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Market Opportunities & Challenges For Ecodriving Systems
Nov 3, 2015 | ERTICO Activities
The ecoDriver project organised a the session “How can eco-driving contribute to the decarbonisation of road transport?” at the ITS World Congress in Bordeaux on 7 October 2015 . It included presentations on different aspects of the project and discussions focusing on willingness-to-pay and deployment issues.
Project Coordinator, Professor Oliver Carsten (University of Leeds) chaired the session and introduced ecoDriver. Roland Trauter explained the recent on-road trials, referring specifically to the experiences in the Stuttgart area using an ecoDriver system developed by Daimler and integrated into a Mercedes-Benz truck.
Guest speaker Marcia Pincus (United States Department of Transportation) presented current eco-driving research and demonstration work in the USA, focusing on GlidePath, i.e. Connected Automated Eco-Driving using Wireless V2I Communications at Signalized Intersections.
Finally, Dr. John Nellthorp (University of Leeds), focused on prospects for take-up of ecoDriver systems and external scenarios which could affect this.
Download the presentations
presentation1 OCarsten – UnivLeeds.pdf
presentation2 RTrauter – Daimler.pdf
presentation3 MPincus – USDoT.pdf
presentation4 JNellthorp – UnivLeeds.pdf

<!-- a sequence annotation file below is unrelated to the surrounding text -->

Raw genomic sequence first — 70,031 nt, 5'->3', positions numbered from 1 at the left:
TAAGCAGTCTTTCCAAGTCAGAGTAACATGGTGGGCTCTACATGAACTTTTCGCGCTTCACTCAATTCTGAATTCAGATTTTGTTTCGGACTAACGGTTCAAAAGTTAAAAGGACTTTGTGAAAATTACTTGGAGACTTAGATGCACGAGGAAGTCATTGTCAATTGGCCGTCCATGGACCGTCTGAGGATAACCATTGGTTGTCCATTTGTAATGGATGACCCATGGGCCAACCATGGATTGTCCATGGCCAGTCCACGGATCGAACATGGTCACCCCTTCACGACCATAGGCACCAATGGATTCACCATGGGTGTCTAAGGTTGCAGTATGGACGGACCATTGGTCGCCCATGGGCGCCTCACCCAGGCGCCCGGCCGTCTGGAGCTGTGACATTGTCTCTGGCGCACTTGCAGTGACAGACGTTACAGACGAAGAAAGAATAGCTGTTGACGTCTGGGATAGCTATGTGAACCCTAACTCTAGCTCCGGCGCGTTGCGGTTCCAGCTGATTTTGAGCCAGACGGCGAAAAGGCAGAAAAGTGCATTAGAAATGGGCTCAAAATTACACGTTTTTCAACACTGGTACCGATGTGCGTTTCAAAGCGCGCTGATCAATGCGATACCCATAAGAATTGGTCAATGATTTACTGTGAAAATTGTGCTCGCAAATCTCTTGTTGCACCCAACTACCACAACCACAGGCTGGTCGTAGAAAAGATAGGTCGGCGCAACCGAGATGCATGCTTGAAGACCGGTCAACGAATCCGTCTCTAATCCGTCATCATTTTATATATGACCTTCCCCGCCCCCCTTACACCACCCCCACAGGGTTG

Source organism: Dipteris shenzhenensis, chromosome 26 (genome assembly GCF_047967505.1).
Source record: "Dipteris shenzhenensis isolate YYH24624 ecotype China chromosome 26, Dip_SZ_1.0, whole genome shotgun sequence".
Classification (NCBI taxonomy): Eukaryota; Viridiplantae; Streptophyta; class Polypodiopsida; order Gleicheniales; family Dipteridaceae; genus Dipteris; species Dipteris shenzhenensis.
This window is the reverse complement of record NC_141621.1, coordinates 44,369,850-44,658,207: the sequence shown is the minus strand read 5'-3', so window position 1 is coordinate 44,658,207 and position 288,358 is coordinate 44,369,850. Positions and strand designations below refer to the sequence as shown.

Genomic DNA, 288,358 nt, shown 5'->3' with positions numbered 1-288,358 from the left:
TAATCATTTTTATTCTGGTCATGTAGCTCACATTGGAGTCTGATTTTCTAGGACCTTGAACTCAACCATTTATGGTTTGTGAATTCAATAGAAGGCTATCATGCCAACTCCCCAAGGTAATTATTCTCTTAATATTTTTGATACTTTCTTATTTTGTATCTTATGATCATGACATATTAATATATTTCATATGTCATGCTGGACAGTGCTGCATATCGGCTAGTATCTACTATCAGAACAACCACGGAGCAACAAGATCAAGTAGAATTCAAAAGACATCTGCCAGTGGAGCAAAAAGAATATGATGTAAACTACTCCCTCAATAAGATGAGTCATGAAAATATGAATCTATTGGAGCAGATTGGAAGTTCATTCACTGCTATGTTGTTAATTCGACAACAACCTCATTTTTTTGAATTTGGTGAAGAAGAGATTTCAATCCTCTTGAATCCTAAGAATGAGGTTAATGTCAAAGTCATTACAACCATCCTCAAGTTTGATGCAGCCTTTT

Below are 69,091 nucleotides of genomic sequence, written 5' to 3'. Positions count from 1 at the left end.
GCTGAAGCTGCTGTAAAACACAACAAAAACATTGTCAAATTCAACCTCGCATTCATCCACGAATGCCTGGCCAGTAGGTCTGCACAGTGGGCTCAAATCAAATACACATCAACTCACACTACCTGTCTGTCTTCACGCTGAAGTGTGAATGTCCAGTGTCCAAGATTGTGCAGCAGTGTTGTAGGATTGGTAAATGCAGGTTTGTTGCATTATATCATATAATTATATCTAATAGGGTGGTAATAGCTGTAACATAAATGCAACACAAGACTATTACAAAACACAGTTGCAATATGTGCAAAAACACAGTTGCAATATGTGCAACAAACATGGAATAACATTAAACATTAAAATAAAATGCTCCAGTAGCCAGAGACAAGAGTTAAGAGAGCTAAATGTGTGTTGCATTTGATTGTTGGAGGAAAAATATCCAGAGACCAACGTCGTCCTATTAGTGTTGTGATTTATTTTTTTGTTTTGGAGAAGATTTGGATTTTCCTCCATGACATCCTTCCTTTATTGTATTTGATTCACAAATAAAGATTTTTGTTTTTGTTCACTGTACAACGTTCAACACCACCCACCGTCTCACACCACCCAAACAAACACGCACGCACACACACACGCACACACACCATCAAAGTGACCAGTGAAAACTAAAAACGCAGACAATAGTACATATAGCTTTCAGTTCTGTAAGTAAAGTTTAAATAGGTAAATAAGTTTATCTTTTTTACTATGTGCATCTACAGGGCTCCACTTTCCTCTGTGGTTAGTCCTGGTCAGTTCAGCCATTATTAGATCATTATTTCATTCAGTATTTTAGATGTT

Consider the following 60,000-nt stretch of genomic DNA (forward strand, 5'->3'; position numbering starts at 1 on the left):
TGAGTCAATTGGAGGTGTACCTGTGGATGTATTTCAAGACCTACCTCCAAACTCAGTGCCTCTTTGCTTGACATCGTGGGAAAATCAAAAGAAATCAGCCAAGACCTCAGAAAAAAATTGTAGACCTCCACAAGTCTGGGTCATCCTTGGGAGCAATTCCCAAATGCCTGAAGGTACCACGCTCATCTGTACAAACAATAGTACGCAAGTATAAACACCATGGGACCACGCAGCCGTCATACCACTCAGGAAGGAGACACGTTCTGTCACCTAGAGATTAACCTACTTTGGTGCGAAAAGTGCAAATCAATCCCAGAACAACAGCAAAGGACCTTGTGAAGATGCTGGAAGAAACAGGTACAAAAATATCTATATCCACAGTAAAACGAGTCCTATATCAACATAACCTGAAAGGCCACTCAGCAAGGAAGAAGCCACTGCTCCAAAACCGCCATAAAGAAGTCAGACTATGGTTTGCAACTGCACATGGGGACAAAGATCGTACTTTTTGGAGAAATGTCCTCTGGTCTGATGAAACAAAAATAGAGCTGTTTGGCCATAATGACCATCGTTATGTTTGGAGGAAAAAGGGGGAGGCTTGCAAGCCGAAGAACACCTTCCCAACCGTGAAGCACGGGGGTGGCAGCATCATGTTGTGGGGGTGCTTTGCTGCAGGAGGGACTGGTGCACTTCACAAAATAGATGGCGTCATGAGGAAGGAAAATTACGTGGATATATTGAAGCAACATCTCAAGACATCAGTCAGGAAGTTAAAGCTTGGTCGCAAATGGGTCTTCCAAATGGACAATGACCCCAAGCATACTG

The public’s view on marketing ecodriving systems
Attendees were asked how much they would be willing to pay extra on a new vehicle for an ecoDriver system that would save 7% of their fuel bill. In general, around €200 was considered reasonable, though responses from the audience ranged from €500 to nothing.
When asked whether there is a minimum percentage of saving that is worth paying something for, people considered that small savings (<5%) would probably not be noticed by the driver. For commercial operators which drive greater distances and control their costs more, small savings could however still be important.
Another point, especially coming from public reaction from the Volkswagen emissions scandal is that potential customers may become increasingly sceptical of savings claims and may not wish to pay extra for an eco-driving system unless they are certain that it will produce significant savings. Since the savings that it would deliver to each user would vary depending on baseline driving style, distances driven, types of roads and traffic, vehicle type and powertrain, load carried, etc. “selling” the system based on average performance figures from trials remains a challenge.
Opinions were split on whether eco-driving systems should be mandatory on all vehicles. Some considered that manufacturers should choose freely whether to include systems as mandatory inclusion would push the price of cheaper cars upward and maybe have the negative effect that people will continue to use older, more polluting cars. On the other hand, fitment to only higher end models or as an option would seriously limit take-up. Comparison was made to other in-vehicle equipment that used to be optional (e.g. seatbelts until the 1970s or early 80s) and are now standard on all vehicles.
Regarding standardisation of the Human-Machine Interface, there is a trade-off between the freedom by manufacturers to differentiate their products from competitors, and the need to present systems that are easily understandable for drivers.
Although it could be considered that driverless vehicles make ecoDriver redundant and that with cleaner electric vehicles the benefits would be much lower, technologies developed and tested by ecoDriver could be incorporated into the driving programs, so that even if the Human-Machine Interface is not present, the cars eco-drive themselves.
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